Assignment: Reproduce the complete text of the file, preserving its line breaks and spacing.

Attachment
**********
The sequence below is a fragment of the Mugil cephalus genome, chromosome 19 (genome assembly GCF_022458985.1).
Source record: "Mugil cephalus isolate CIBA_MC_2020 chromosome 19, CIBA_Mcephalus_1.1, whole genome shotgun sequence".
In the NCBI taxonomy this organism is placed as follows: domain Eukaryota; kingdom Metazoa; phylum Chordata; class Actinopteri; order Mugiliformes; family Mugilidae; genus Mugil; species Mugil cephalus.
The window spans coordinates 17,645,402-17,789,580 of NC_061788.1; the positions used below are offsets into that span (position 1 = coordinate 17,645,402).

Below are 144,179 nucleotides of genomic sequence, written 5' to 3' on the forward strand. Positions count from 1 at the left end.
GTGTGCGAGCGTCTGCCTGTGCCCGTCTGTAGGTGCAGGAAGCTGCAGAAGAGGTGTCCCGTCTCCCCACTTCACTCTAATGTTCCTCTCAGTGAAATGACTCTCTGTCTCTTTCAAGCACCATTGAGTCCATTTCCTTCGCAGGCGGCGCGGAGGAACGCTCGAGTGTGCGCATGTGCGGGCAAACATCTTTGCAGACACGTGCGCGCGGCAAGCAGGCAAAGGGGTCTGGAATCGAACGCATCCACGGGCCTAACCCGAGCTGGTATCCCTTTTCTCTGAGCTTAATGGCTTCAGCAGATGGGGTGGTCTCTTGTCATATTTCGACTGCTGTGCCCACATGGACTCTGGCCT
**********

The sequence below is a fragment of the Mugil cephalus genome, chromosome 19 (genome assembly GCF_022458985.1).
Source record: "Mugil cephalus isolate CIBA_MC_2020 chromosome 19, CIBA_Mcephalus_1.1, whole genome shotgun sequence".
In the NCBI taxonomy this organism is placed as follows: domain Eukaryota; kingdom Metazoa; phylum Chordata; class Actinopteri; order Mugiliformes; family Mugilidae; genus Mugil; species Mugil cephalus.
The window spans coordinates 17,645,402-17,789,580 of NC_061788.1; the positions used below are offsets into that span (position 1 = coordinate 17,645,402).

Below are 144,179 nucleotides of genomic sequence, written 5' to 3' on the forward strand. Positions count from 1 at the left end.
GTGTGCGAGCGTCTGCCTGTGCCCGTCTGTAGGTGCAGGAAGCTGCAGAAGAGGTGTCCCGTCTCCCCACTTCACTCTAATGTTCCTCTCAGTGAAATGACTCTCTGTCTCTTTCAAGCACCATTGAGTCCATTTCCTTCGCAGGCGGCGCGGAGGAACGCTCGAGTGTGCGCATGTGCGGGCAAACATCTTTGCAGACACGTGCGCGCGGCAAGCAGGCAAAGGGGTCTGGAATCGAACGCATCCACGGGCCTAACCCGAGCTGGTATCCCTTTTCTCTGAGCTTAATGGCTTCAGCAGATGGGGTGGTCTCTTGTCATATTTCGACTGCTGTGCCCACATGGACTCTGGCCT